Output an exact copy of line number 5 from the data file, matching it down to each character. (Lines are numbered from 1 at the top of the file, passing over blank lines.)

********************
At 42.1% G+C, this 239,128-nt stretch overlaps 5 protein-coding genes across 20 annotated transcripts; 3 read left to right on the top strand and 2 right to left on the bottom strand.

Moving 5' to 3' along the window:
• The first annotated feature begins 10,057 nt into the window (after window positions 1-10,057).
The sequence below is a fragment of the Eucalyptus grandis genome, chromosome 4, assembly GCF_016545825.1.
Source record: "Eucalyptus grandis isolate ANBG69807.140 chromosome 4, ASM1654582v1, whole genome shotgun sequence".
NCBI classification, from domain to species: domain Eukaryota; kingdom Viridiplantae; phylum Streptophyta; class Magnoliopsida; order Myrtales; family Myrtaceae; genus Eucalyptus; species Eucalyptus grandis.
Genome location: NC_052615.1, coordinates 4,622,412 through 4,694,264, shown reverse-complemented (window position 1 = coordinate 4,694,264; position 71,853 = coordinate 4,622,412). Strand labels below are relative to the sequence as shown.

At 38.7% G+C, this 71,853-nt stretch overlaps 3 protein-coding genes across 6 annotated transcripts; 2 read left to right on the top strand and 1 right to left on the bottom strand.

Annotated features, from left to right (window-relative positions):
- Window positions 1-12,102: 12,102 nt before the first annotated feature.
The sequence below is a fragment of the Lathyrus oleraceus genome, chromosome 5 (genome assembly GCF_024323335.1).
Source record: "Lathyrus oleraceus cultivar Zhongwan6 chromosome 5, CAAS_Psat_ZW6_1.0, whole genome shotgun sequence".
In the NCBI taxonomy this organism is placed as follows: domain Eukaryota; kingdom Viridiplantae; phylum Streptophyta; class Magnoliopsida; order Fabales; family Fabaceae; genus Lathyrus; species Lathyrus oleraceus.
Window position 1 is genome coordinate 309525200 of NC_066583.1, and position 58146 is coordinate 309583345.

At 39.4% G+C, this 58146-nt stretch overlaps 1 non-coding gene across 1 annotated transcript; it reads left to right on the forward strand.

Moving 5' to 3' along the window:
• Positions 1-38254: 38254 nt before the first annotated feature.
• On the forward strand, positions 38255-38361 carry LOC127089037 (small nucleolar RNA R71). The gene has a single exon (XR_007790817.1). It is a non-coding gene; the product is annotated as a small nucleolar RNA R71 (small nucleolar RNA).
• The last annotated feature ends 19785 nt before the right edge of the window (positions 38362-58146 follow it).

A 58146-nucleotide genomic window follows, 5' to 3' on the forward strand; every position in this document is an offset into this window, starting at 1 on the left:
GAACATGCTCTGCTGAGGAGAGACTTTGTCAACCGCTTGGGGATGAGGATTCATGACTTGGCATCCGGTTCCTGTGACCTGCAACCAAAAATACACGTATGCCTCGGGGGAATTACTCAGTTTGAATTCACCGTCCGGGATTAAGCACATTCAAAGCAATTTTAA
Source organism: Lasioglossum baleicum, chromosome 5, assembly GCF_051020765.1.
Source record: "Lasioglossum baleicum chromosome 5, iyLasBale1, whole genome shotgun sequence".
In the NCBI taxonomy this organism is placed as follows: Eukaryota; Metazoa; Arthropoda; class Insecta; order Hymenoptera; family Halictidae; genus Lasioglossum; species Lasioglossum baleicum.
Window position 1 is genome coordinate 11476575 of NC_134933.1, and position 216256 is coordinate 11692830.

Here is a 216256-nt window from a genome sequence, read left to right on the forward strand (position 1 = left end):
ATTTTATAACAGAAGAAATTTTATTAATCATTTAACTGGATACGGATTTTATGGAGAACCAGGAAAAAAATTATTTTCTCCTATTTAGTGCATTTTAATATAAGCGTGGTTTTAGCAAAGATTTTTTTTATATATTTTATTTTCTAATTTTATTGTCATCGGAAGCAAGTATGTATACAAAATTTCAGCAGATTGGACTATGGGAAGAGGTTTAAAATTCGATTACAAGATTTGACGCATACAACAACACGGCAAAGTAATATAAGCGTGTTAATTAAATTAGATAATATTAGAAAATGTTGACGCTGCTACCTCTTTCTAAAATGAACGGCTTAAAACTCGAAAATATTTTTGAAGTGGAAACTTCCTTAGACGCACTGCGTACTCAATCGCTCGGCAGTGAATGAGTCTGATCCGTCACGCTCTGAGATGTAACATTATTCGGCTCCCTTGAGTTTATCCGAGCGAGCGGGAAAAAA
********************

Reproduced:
Source record: "Eucalyptus grandis isolate ANBG69807.140 chromosome 4, ASM1654582v1, whole genome shotgun sequence".